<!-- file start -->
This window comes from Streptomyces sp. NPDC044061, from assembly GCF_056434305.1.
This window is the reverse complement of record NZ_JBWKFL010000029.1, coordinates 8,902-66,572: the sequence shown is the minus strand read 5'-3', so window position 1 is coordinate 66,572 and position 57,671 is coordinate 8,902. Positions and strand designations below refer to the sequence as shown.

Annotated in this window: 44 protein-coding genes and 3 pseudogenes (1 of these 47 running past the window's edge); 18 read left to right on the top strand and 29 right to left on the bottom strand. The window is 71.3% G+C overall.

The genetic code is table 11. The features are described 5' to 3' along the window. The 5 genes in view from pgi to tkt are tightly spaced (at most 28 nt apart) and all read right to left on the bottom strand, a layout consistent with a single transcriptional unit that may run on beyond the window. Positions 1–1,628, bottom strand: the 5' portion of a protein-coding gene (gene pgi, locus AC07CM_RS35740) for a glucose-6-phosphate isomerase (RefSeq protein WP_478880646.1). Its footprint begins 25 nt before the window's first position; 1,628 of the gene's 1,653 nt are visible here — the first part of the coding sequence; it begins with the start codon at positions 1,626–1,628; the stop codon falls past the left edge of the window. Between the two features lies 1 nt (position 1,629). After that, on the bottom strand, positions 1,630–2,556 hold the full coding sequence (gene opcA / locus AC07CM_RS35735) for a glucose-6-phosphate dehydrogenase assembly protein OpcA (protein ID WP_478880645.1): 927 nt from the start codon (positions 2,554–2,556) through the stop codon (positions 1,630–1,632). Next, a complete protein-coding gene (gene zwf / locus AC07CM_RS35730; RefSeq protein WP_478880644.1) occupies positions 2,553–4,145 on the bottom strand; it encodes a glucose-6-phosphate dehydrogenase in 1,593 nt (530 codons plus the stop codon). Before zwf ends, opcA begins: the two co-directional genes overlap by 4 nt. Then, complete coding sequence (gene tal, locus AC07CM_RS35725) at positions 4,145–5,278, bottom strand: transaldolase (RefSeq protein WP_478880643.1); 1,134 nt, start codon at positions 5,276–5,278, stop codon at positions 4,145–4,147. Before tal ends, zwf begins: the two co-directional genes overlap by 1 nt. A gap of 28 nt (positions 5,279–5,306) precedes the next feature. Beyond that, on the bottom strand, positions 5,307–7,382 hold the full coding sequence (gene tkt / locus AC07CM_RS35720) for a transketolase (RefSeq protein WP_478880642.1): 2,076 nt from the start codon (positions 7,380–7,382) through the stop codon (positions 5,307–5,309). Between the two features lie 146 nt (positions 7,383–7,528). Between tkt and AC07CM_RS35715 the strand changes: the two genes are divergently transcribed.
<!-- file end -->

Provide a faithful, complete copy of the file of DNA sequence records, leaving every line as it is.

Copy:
This window comes from Streptomyces sp. NPDC044061, from assembly GCF_056434305.1.
This window is the reverse complement of record NZ_JBWKFL010000029.1, coordinates 8,902-66,572: the sequence shown is the minus strand read 5'-3', so window position 1 is coordinate 66,572 and position 57,671 is coordinate 8,902. Positions and strand designations below refer to the sequence as shown.

Annotated in this window: 44 protein-coding genes and 3 pseudogenes (1 of these 47 running past the window's edge); 18 read left to right on the top strand and 29 right to left on the bottom strand. The window is 71.3% G+C overall.

The genetic code is table 11. The features are described 5' to 3' along the window. The 5 genes in view from pgi to tkt are tightly spaced (at most 28 nt apart) and all read right to left on the bottom strand, a layout consistent with a single transcriptional unit that may run on beyond the window. Positions 1–1,628, bottom strand: the 5' portion of a protein-coding gene (gene pgi, locus AC07CM_RS35740) for a glucose-6-phosphate isomerase (RefSeq protein WP_478880646.1). Its footprint begins 25 nt before the window's first position; 1,628 of the gene's 1,653 nt are visible here — the first part of the coding sequence; it begins with the start codon at positions 1,626–1,628; the stop codon falls past the left edge of the window. Between the two features lies 1 nt (position 1,629). After that, on the bottom strand, positions 1,630–2,556 hold the full coding sequence (gene opcA / locus AC07CM_RS35735) for a glucose-6-phosphate dehydrogenase assembly protein OpcA (protein ID WP_478880645.1): 927 nt from the start codon (positions 2,554–2,556) through the stop codon (positions 1,630–1,632). Next, a complete protein-coding gene (gene zwf / locus AC07CM_RS35730; RefSeq protein WP_478880644.1) occupies positions 2,553–4,145 on the bottom strand; it encodes a glucose-6-phosphate dehydrogenase in 1,593 nt (530 codons plus the stop codon). Before zwf ends, opcA begins: the two co-directional genes overlap by 4 nt. Then, complete coding sequence (gene tal, locus AC07CM_RS35725) at positions 4,145–5,278, bottom strand: transaldolase (RefSeq protein WP_478880643.1); 1,134 nt, start codon at positions 5,276–5,278, stop codon at positions 4,145–4,147. Before tal ends, zwf begins: the two co-directional genes overlap by 1 nt. A gap of 28 nt (positions 5,279–5,306) precedes the next feature. Beyond that, on the bottom strand, positions 5,307–7,382 hold the full coding sequence (gene tkt / locus AC07CM_RS35720) for a transketolase (RefSeq protein WP_478880642.1): 2,076 nt from the start codon (positions 7,380–7,382) through the stop codon (positions 5,307–5,309). Between the two features lie 146 nt (positions 7,383–7,528). Between tkt and AC07CM_RS35715 the strand changes: the two genes are divergently transcribed.